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Thursday, October 15, 2009

Ayalon: Democracies will stop Goldstone Report

Part of this IBA broadcast is an interview with Deputy Foreign Minister Danny Ayalon in which Ayalon claims that the democracies of the world will prevent Israel from being harmed by the Goldstone Report because it's in their interest as well. I wish I could share his enthusiasm, but I don't see any way in the world that the Obama administration is going to use the veto to protect Israel from Goldstone.

Let's go to the videotape and then I'll have more. The Ayalon interview starts at the 0:45 mark.

Worse, our so-called allies, including the United States, Britain and France, are all pressing Israel to conduct 'credible investigations' into the Goldstone Report's allegations, as if the investigations conducted and being conducted to date are not credible, and as if there is any basis for the allegations made by the Goldstone Commission. If our putative allies are behaving that way, it is a matter for serious concern.
Deputy U.S. Ambassador to the United Nations Alejandro Wolff said Washington had serious concerns about the report, including what he said was its "unbalanced focus on Israel." But he repeated the U.S. view that Israel should look into it.

"We take the allegations in the report seriously," he told the council. "Israel has the institutions and the ability to carry out serious investigations of these allegations and we encourage it to do so."


British Ambassador John Sawers called on Israel to launch proper investigations into the charges outlined in the report.

"We note that the Israeli Defense Force has already conducted and is continuing to conduct a number of investigations," Sawers said. "However, concerns remain."

"We urge the Israeli government to carry out full, credible and impartial investigations into the allegations," he added.

French Ambassador Gerard Araud urged both sides to initiate "independent inquiries in line with international standards."

UN Undersecretary-General Lynn Pascoe told the council that Secretary-General Ban Ki-moon also wanted "credible domestic investigations" based on the Goldstone report.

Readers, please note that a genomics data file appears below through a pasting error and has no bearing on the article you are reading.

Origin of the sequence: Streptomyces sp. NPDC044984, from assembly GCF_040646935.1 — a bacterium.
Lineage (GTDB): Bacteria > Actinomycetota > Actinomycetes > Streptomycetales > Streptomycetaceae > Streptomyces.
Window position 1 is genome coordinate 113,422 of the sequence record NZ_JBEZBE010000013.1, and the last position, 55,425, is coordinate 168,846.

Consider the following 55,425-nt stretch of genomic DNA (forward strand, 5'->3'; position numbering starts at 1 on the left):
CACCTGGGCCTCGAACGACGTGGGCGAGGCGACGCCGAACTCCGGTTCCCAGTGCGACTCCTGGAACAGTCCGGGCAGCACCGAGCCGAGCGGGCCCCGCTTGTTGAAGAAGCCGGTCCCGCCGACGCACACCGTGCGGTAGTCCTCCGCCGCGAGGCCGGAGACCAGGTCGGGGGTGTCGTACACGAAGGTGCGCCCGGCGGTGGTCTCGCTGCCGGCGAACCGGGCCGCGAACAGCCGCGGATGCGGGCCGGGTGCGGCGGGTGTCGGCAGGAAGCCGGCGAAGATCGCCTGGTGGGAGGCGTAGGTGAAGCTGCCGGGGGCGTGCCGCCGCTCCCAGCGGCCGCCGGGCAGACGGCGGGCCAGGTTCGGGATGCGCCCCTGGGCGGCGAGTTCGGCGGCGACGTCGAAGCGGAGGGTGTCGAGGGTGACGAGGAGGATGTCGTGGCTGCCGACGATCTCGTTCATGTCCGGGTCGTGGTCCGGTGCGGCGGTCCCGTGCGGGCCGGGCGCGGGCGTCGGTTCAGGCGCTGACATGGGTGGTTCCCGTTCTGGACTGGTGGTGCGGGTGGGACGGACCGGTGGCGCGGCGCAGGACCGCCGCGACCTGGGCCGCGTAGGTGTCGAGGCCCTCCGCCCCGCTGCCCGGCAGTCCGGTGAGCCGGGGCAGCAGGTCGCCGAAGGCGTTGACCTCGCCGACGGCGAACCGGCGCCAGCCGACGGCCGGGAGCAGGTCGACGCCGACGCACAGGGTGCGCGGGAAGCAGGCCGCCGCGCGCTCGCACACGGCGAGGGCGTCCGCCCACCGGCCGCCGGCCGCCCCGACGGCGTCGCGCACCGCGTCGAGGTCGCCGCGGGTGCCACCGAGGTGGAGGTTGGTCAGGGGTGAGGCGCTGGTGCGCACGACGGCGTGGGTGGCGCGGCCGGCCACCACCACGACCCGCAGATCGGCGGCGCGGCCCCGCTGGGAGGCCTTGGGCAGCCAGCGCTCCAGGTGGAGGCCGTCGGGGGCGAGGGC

It is difficult to imagine the Obama administration exercising the United States' veto to spare Israel from the fallout of the Goldstone Report. Using the veto goes against Obama's entire internationalist conception of world relations. Moreover, the Obama administration did not share the Bush administration's enthusiasm for Operation Cast Lead. It insisted that the Operation be ended no later than Obama's inauguration coronation.

The best case scenario here may be that the United States abstains on a resolution that is so watered down as to be meaningless. The worst case is that it votes in favor of any resolution. The United States will do all it can to avoid having to exercise its veto. The Arabs may choose either path: They may try to force the United States to exercise the veto in order to embarrass it, or they may try to reach a consensus in the hope of getting something that can be used as a club against Israel.

What could go wrong? This time, I'm afraid that the answer is "an awful lot."


At 3:47 PM, Blogger NormanF said...

Danny Ayalon doesn't seem to understand Gaza is viewed as only the Jews' problem. And Israeli diplomats don't realize just how isolated Israel is today. The Goldstone in the end may not be adopted but Israel can expect to be condemned by the UN for things it has done. Israel should be getting out of the UN not staying around to keep being the whipping boy for the world's frustrations.

At 11:49 AM, Blogger Unknown said...

Goldstone is upset that the resolution that just passed at the UNHRC uses his report to attack Israel. Just how naive is he? Did he really think this was about being fair?

"Richard Goldstone did not hide his irritation: "This proposed resolution saddens me because it indicated that allegations against Israel. There are no words to condemn Hamas as we do in the report. I hope the Council can still edit this text. "The judge, however, defends its conclusions:" The Americans talk about errors in our report, but they do not advance a single fact to demonstrate tangible. "Despite the politicization of his report - including Hamas - it can only regret, he remains confident that it will make its way and will support peace in the region. As for the virulence of Israeli attacks, he expected, "but not to such venom. It is a sad experience. "


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